I personally prefer currency futures over FOREX any day. More than a few reasons, but the main ones are: Currency futures trade on one, regulated main exchange (CME) while FOREX trades through different inter banks and other means of transactions that are not necessarily regulated. FOREX are “commission free” but in reality there is a spread built in that dealer marks up each time you buy or sell which makes FOREX more expensive than futures.
The main ones I like to follow are:
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The euro, the yen, the British pound, and the Australian dollar. All are paired versus the US dollar.
Each market will have different times of higher volume, which can allow for traders in all time zones to pick their market. Simply open an hourly chart, like the example I show below of the Australian dollar and add the volume indicator to observe what times the market has the most action.
- 1 euro tick is $12.50
- 1 yen tick is $12.50
- 1 Aussie tick is $10
- 1 British tick is $6.25
Currency futures will often trend better than other segments and will experience different levels of volatility during economic reports in the different parts of the world.
If you plan on following any currencies, start in demo mode, know what reports are coming that affect the specific currency you are trading, and take a look at the daily & weekly charts to get a feel for the action.
Crude Oil and Gold Futures
There are more than a few similarities between the two markets.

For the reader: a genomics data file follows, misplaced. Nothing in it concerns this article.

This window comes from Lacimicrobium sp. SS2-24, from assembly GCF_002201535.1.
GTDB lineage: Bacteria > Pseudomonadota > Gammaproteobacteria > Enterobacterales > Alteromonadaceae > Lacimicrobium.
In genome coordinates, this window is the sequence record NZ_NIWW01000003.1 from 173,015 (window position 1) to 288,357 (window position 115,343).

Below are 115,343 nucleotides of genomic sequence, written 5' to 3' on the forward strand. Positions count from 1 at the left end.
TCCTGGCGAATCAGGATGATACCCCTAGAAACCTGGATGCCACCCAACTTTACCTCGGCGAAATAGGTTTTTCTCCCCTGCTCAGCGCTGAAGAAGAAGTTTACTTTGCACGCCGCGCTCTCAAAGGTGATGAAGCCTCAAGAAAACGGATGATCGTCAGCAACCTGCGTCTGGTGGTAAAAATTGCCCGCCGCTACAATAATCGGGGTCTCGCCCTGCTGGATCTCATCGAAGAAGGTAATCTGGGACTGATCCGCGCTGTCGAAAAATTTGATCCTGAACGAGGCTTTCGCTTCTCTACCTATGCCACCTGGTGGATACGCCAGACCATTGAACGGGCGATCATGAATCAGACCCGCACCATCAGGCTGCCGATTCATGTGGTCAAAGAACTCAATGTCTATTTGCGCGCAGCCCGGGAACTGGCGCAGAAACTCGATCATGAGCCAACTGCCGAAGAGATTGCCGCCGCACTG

They are both volatile and can move VERY fast. I have seen some very large moves happen in a matter of minutes, if not seconds. The “fear and greed” factor really plays a role in these specific two markets.
Both have active trading hours starting with Far East trading around 10 PM EST all the way to the next morning until about 3 PM EST. They have good volume generally speaking but not close to the mini SP or 10-year notes. In saying so, you may see some slippage on stops but the volume is more than enough to trade size.
Each tick in gold is $10, so every dollar move =$100 against you or in your favor. Crude is similar, each tick = $10. One full $1 move = $1,000.
Both markets were quiet today relatively speaking but even on a quiet day, the range on gold was $21 or = $2,100 wide using one futures contract. Crude ranges today were less than $1 or about $890 between the high and the low.
I like using overbought/oversold indicators on the two markets as well as using Range/Renko charts.
For any additional information or to talk to a licensed futures broker, please contact us.
Disclaimer – Trading Futures, Options on Futures, and retail off-exchange foreign currency transactions involves substantial risk of loss and is not suitable for all investors. Past performance is not indicative of future results. You should carefully consider whether trading is suitable for you in light of your circumstances, knowledge, and financial resources. You may lose all or more of your initial investment. Opinions, market data, and recommendations are subject to change at any time.
**Note about stops: THE PLACEMENT OF CONTINGENT ORDERS BY YOU OR YOUR TRADING ADVISOR, SUCH AS A ‘‘STOP-LOSS’’ OR ‘‘STOP-LIMIT’’ ORDER, WILL NOT NECESSARILY LIMIT YOUR LOSSES TO THE INTENDED AMOUNTS, SINCE MARKET CONDITIONS MAY MAKE IT IMPOSSIBLE TO EXECUTE SUCH ORDERS.